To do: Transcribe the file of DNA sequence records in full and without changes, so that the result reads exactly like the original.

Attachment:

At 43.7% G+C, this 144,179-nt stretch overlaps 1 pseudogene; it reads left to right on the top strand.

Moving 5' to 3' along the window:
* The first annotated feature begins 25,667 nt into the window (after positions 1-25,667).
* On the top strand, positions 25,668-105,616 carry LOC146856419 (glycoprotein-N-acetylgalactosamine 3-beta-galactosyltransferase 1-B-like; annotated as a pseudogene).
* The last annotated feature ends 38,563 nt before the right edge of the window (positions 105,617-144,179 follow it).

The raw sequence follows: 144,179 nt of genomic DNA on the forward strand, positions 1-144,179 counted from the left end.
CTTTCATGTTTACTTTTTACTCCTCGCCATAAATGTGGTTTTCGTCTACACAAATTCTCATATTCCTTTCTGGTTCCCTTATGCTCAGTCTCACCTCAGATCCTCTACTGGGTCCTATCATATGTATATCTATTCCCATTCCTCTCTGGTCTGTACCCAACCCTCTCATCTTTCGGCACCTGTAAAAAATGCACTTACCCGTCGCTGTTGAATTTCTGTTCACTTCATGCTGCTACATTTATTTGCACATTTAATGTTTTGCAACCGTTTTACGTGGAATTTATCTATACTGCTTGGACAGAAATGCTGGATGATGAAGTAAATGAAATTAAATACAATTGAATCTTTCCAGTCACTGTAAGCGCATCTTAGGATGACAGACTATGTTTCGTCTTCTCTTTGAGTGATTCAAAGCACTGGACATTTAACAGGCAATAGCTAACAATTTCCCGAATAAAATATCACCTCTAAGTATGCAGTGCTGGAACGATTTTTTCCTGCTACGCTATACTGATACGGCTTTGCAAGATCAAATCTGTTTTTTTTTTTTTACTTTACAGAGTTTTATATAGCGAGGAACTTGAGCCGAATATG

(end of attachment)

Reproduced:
At 43.7% G+C, this 144,179-nt stretch overlaps 1 pseudogene; it reads left to right on the top strand.

Moving 5' to 3' along the window:
* The first annotated feature begins 25,667 nt into the window (after positions 1-25,667).
* On the top strand, positions 25,668-105,616 carry LOC146856419 (glycoprotein-N-acetylgalactosamine 3-beta-galactosyltransferase 1-B-like; annotated as a pseudogene).
* The last annotated feature ends 38,563 nt before the right edge of the window (positions 105,617-144,179 follow it).

The raw sequence follows: 144,179 nt of genomic DNA on the forward strand, positions 1-144,179 counted from the left end.
CTTTCATGTTTACTTTTTACTCCTCGCCATAAATGTGGTTTTCGTCTACACAAATTCTCATATTCCTTTCTGGTTCCCTTATGCTCAGTCTCACCTCAGATCCTCTACTGGGTCCTATCATATGTATATCTATTCCCATTCCTCTCTGGTCTGTACCCAACCCTCTCATCTTTCGGCACCTGTAAAAAATGCACTTACCCGTCGCTGTTGAATTTCTGTTCACTTCATGCTGCTACATTTATTTGCACATTTAATGTTTTGCAACCGTTTTACGTGGAATTTATCTATACTGCTTGGACAGAAATGCTGGATGATGAAGTAAATGAAATTAAATACAATTGAATCTTTCCAGTCACTGTAAGCGCATCTTAGGATGACAGACTATGTTTCGTCTTCTCTTTGAGTGATTCAAAGCACTGGACATTTAACAGGCAATAGCTAACAATTTCCCGAATAAAATATCACCTCTAAGTATGCAGTGCTGGAACGATTTTTTCCTGCTACGCTATACTGATACGGCTTTGCAAGATCAAATCTGTTTTTTTTTTTTTACTTTACAGAGTTTTATATAGCGAGGAACTTGAGCCGAATATG